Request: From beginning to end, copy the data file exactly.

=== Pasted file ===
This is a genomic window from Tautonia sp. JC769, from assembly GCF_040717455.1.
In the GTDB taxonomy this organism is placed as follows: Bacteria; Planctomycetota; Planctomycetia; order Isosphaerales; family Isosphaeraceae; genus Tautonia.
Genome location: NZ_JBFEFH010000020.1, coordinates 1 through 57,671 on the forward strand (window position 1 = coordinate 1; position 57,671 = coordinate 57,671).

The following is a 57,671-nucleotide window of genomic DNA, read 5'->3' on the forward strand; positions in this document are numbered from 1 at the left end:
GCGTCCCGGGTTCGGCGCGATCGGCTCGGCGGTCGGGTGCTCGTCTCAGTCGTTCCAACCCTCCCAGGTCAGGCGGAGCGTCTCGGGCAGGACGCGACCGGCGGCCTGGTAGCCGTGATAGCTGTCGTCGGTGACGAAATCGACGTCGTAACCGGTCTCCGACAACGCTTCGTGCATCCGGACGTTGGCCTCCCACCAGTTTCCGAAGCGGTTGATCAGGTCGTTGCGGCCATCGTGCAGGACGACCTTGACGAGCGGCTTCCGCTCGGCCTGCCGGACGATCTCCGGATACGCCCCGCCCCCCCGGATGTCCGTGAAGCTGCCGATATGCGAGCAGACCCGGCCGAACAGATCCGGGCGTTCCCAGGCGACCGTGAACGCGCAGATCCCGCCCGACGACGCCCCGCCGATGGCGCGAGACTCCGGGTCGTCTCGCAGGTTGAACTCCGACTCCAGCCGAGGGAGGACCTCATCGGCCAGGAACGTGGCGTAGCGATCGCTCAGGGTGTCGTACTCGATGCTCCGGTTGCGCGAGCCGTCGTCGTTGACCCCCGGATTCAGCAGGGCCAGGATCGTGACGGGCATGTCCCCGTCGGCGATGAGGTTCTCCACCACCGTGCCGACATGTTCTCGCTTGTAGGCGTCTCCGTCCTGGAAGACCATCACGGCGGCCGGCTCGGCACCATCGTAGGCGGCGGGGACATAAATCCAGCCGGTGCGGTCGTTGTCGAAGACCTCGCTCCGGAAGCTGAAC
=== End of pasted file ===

This is a genomic window from Tautonia sp. JC769, from assembly GCF_040717455.1.
In the GTDB taxonomy this organism is placed as follows: Bacteria; Planctomycetota; Planctomycetia; order Isosphaerales; family Isosphaeraceae; genus Tautonia.
Genome location: NZ_JBFEFH010000020.1, coordinates 1 through 57,671 on the forward strand (window position 1 = coordinate 1; position 57,671 = coordinate 57,671).

The following is a 57,671-nucleotide window of genomic DNA, read 5'->3' on the forward strand; positions in this document are numbered from 1 at the left end:
GCGTCCCGGGTTCGGCGCGATCGGCTCGGCGGTCGGGTGCTCGTCTCAGTCGTTCCAACCCTCCCAGGTCAGGCGGAGCGTCTCGGGCAGGACGCGACCGGCGGCCTGGTAGCCGTGATAGCTGTCGTCGGTGACGAAATCGACGTCGTAACCGGTCTCCGACAACGCTTCGTGCATCCGGACGTTGGCCTCCCACCAGTTTCCGAAGCGGTTGATCAGGTCGTTGCGGCCATCGTGCAGGACGACCTTGACGAGCGGCTTCCGCTCGGCCTGCCGGACGATCTCCGGATACGCCCCGCCCCCCCGGATGTCCGTGAAGCTGCCGATATGCGAGCAGACCCGGCCGAACAGATCCGGGCGTTCCCAGGCGACCGTGAACGCGCAGATCCCGCCCGACGACGCCCCGCCGATGGCGCGAGACTCCGGGTCGTCTCGCAGGTTGAACTCCGACTCCAGCCGAGGGAGGACCTCATCGGCCAGGAACGTGGCGTAGCGATCGCTCAGGGTGTCGTACTCGATGCTCCGGTTGCGCGAGCCGTCGTCGTTGACCCCCGGATTCAGCAGGGCCAGGATCGTGACGGGCATGTCCCCGTCGGCGATGAGGTTCTCCACCACCGTGCCGACATGTTCTCGCTTGTAGGCGTCTCCGTCCTGGAAGACCATCACGGCGGCCGGCTCGGCACCATCGTAGGCGGCGGGGACATAAATCCAGCCGGTGCGGTCGTTGTCGAAGACCTCGCTCCGGAAGCTGAAC